Parsec, a three-year old startup, had found its niche. The company designed ads that people have to move out of the way with their finger order to keep reading a story on their mobile phone. The unique approach meant users would be forced to interact with an ad, instead of just letting it slip past as they read a story or click through a slideshow. The rough idea was that more people would be forced to stop and notice these ads, and ideally, they’d spend more time with them than the average banner.

Now, Parsec CEO Marc Guldimann says Google is blowing that business up.

Starting next year, when Google rolls out the latest version of its Chrome browser, those ads will be automatically blocked. It’s not just them. Also blocked are ads that automatically start blaring sound, and others like these that Google says make the experience of browsing the web worse. So Parsec is scrambling to ditch the old ad unit entirely – which means getting publishers, advertisers, and other business partners to run an entirely different, Chrome-approved, ad unit.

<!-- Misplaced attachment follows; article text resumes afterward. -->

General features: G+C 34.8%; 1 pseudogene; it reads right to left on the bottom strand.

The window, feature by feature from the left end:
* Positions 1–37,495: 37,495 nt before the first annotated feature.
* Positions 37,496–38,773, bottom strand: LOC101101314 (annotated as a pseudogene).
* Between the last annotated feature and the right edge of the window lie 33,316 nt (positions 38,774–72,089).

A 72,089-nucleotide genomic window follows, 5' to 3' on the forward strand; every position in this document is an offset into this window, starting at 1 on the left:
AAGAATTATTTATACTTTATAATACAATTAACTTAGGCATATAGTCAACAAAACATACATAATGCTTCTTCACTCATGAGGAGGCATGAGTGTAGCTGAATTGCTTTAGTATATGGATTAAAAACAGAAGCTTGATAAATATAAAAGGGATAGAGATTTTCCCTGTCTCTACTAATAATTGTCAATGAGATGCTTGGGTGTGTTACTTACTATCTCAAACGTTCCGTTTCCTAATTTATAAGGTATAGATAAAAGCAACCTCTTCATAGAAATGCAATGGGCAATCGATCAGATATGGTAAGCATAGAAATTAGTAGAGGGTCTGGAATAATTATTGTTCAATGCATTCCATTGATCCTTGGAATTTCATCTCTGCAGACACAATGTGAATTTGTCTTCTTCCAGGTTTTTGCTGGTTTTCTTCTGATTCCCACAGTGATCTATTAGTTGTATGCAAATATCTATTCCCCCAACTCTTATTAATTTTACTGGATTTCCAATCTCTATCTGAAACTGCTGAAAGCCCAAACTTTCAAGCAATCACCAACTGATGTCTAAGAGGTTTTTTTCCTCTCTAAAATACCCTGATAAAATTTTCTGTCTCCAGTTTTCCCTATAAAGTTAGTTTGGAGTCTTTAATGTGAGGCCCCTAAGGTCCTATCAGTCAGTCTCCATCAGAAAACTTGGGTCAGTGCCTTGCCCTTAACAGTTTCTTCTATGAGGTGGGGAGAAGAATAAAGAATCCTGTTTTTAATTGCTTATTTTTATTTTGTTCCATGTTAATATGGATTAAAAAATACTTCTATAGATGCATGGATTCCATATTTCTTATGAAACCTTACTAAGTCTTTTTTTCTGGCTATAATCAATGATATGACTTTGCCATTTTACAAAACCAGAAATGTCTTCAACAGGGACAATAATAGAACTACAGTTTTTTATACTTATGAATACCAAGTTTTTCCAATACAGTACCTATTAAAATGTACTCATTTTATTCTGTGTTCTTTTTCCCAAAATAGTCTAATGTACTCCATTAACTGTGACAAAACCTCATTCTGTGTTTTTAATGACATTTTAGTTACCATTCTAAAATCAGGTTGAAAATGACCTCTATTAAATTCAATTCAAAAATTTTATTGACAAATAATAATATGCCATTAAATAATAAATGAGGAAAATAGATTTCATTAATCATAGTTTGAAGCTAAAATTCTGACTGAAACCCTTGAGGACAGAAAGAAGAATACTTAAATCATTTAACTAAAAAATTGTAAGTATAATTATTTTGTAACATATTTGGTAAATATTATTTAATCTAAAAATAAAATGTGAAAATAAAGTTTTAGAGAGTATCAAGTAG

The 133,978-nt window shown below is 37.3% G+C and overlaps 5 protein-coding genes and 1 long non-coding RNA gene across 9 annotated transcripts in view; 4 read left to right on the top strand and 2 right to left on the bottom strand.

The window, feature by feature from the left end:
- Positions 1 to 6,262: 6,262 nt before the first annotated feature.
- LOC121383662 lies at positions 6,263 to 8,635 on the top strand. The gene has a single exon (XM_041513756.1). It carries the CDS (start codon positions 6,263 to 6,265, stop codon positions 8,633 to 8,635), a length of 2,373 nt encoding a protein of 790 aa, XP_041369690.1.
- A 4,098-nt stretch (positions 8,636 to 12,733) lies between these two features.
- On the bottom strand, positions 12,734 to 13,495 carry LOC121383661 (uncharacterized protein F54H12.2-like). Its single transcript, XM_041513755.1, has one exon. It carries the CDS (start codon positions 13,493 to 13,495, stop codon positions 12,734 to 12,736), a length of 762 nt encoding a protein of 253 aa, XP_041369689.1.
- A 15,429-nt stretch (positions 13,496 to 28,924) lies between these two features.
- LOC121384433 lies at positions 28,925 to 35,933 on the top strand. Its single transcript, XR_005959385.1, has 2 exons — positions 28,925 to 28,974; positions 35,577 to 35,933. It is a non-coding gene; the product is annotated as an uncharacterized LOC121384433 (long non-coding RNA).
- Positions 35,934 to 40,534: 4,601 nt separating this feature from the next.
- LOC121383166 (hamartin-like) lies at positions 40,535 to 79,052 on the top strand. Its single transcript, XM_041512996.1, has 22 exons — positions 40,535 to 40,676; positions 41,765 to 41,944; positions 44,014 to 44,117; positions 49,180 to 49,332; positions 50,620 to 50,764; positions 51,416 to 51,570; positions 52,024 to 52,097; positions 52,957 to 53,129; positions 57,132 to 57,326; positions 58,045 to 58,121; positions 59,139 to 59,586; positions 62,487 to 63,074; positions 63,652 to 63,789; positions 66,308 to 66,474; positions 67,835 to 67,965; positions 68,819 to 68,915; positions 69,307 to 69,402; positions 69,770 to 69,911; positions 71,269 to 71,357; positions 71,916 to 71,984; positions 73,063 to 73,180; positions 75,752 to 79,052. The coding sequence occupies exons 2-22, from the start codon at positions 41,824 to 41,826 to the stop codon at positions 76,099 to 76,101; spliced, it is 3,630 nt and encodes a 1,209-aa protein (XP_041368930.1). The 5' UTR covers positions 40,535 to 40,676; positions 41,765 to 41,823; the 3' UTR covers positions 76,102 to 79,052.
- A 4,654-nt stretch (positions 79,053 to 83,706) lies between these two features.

Here are the old Parsec ads:

Guldimann acknowledges that the company was always going to have to move away from ads that force interaction. But his complaint is that Google is using its massive power in the digital ad ecosystem, to play judge, jury, and executioner of ad-tech companies. He’s not clear, he says, on how Google made the decision it did or when and how it’ll be implemented.

“Right now, they are a benevolent dictator,” he said. “Let’s not joke ourselves. They own the browser. We’re playing in their world. They set the rules.”

Parsec isn’t alone in facing a sudden shift from a tech platform. Publishers too – especially those that had loaded up their sites with lots of videos that play automatically with sound- have to work out what the new Chrome restrictions will mean. Yet as the industry grapples with how to adapt to the coming changes next year, there’s loads of confusion over who is in charge, how the annoying ads will be identified and what the timeframe is for compliance. It all points to an uncomfortable position for Google, which is both a massive ad sales entity and the provider of the web’s most popular browser in the U.S.

Google says its just following the lead of the Coalition for Better Ads, a consortium of ad industry trade groups and big tech and media companies formed in September of last year.

The Coalition says it has conducted proprietary research on over 100 types of digital ads graded by 25,000 consumer respondents in the U.S. and Europe. That’s how it came up with dozen ad types that consumers find ‘annoying’ and that publishers should avoid. The list includes video ads that play automatically with sound and ads the cover more than a third of a person’s screen, for example.